Women boxers must wear headguards for Newcastle’s “Fight Night”, whilst men do not

Newcastle’s much anticipated event, Fight Night, is taking place tonight at Newcastle’s Student Union. But this will be the first time that Newcastle University told Fight Night organisers that they will not allow the event to run unless the female participants wear headguards.

It was a rule until 2014 that both male and female amateur boxers had to wear headguards for boxing matches. Then, during the 2014 Commonwealth Games, men’s boxing events were banned from using protective headguards. This came off the back of research that uncovered boxers wearing headguards were more likely to get injured due to factors like obscured vision.

Whilst men may benefit from the removal of the headguard, women must continue to use it. This is due to women’s boxing being a young sport so there is a lack of research into how it may affect the performance of female boxers.

Whilst this is not a new rule for boxing, it is the first year the University has introduced this rule. In Rio’s 2016 Olympic Games, men were freed from the head gear whilst their female counterparts continued to compete with the old rule. The banning of men’s headguards remains in place in the event regulations for the Olympic Games Tokyo 2020.

So why has Newcastle University decided to only just implement the rule this year?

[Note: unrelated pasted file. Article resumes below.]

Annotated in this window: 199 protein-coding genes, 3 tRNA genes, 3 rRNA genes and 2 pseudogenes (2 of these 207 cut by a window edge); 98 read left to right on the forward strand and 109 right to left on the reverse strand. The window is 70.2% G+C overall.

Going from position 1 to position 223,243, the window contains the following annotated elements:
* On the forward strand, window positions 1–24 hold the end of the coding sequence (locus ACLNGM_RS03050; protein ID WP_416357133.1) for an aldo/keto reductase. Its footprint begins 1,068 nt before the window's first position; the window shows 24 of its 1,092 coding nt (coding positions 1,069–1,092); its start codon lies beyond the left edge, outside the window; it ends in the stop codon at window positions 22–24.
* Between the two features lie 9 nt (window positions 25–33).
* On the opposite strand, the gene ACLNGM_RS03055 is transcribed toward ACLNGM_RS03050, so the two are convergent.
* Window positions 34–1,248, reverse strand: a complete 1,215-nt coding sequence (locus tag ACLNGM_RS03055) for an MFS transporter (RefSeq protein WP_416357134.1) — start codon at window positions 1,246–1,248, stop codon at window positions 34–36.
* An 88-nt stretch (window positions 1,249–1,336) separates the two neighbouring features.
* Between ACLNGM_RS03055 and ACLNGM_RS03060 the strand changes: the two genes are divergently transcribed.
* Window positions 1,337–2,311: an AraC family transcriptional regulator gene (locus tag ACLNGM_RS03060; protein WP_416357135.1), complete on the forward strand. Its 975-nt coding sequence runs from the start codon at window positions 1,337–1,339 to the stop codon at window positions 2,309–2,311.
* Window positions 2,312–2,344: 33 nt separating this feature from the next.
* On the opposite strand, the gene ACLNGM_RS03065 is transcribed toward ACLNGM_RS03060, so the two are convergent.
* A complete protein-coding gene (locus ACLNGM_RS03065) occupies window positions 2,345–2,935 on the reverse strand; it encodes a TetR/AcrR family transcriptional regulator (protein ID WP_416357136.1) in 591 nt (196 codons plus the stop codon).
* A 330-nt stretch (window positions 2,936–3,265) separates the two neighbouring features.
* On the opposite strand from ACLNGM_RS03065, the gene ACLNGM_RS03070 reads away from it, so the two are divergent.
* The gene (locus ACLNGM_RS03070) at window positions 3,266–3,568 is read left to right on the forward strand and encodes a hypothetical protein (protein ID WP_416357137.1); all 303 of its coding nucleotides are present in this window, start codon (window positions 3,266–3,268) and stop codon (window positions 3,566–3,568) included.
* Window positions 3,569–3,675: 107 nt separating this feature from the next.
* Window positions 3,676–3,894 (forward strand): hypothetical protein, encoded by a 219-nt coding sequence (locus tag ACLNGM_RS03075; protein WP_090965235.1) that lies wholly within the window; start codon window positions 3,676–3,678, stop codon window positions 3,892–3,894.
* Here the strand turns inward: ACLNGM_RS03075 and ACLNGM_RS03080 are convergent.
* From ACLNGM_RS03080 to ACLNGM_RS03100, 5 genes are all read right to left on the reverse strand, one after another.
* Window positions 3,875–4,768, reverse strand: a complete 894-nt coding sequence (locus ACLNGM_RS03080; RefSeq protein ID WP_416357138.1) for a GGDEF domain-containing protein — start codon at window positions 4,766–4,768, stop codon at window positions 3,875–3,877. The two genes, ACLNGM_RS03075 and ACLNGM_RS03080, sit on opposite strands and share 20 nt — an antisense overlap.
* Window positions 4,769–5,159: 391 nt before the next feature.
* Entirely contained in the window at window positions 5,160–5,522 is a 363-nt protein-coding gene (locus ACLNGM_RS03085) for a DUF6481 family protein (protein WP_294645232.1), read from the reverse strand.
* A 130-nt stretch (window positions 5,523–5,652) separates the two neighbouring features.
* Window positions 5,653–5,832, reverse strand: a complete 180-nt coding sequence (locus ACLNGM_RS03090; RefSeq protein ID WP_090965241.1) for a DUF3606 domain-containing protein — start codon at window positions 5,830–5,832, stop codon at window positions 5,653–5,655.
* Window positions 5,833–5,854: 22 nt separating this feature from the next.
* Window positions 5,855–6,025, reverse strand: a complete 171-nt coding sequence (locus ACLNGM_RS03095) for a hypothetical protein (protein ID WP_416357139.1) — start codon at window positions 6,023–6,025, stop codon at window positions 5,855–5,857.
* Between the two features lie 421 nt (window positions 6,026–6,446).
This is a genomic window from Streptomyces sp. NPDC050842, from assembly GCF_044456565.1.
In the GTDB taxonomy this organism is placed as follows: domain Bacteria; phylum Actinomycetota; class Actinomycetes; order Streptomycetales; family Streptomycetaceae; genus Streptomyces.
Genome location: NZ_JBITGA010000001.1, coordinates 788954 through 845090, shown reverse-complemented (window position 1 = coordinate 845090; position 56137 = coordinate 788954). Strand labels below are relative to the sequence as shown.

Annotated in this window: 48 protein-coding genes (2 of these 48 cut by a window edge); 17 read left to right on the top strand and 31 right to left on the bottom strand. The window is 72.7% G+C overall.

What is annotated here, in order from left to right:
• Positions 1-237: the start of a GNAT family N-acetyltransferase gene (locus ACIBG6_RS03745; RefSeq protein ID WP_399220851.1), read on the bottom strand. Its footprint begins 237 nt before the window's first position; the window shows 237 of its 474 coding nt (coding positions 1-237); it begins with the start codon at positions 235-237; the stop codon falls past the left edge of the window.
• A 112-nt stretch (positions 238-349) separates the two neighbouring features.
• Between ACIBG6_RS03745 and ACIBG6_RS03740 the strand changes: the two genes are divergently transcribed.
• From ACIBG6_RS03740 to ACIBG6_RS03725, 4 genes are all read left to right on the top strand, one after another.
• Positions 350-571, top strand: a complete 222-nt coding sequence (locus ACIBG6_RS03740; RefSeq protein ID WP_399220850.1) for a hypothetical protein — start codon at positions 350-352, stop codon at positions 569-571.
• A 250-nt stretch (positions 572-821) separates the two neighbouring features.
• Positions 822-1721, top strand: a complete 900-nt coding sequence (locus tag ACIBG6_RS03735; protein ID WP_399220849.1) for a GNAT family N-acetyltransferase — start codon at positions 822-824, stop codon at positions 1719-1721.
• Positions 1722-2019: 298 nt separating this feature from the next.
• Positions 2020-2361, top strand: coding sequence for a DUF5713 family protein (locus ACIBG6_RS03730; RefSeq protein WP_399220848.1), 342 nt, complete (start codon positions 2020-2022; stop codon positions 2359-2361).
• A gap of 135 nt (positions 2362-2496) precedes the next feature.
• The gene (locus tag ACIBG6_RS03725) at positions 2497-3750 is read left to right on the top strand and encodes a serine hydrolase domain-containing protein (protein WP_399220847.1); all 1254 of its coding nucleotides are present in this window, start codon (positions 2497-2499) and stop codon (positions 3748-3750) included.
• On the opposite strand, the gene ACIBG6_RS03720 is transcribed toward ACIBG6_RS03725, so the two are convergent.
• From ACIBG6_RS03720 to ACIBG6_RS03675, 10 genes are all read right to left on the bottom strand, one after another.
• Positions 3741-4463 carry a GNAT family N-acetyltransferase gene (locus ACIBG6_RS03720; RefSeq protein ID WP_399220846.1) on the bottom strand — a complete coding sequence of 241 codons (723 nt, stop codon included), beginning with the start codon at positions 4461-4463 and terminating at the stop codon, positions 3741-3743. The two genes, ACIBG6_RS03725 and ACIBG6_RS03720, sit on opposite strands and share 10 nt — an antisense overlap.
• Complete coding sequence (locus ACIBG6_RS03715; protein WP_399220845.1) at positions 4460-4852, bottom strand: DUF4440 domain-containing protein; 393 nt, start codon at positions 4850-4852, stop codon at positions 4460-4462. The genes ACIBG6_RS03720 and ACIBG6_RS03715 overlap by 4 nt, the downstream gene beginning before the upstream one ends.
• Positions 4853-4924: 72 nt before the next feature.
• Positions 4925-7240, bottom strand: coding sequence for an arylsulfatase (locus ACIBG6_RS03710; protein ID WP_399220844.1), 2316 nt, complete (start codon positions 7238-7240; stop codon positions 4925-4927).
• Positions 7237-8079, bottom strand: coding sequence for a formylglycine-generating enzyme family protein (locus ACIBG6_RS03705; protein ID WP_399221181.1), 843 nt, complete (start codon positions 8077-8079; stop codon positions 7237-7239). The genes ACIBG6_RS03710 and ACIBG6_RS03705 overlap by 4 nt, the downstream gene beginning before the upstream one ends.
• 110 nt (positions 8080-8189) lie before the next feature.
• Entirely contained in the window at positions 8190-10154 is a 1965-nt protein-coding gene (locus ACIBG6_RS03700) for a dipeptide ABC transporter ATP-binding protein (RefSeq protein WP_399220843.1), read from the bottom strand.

Female participant, Georgia McMillan, said: “This came as a bit of a shock to us. Since the beginning, we were told you don’t wear headguards, they’ve never worn headguards in the past at Fight Night. Then a few weeks in I remember Andy, our coach, came in a bit agitated. He said the University was trying to get us to wear headguards and that they were trying to fight against it, so they were on top of it.

Then the news that we have to wear them comes out only about a week and a half ago, so we have two week left until the fight. They turn around and say that the University won’t let us run the event unless all the girls wear headguards. It’s just interesting that the University decided this year of all years, when that’s been the rule since around 2016.

Georgia McMillan, Fight Night participant

Newcastle University’s Athletics Union Officer, Joe Gubbins, said: “The reason that women have to wear headguards and men do not is that we follow AIBA (Amateur International Boxing Association) regulations for the fights and this is their protocol. All men are offered the opportunity to wear headguards also and it is their choice whether to do so or not.”

Joe Gubbins, Newcastle University’s Athletics Union Officer

Whilst it is understandable that the University is following AIBA rules, why was this not the case for the Fight Night held in November and those preceding this?

*Later this week, I will also be uploading an interview with participant Georgia McMillan. She will be telling us more about her experience training for Fight Night, why it’s important for women to break into sports that have previously been dominated by men and her advice for anyone wanting pick up a pair of gloves and get in the ring.

Featured image: Arisa Chattasa on Unsplash

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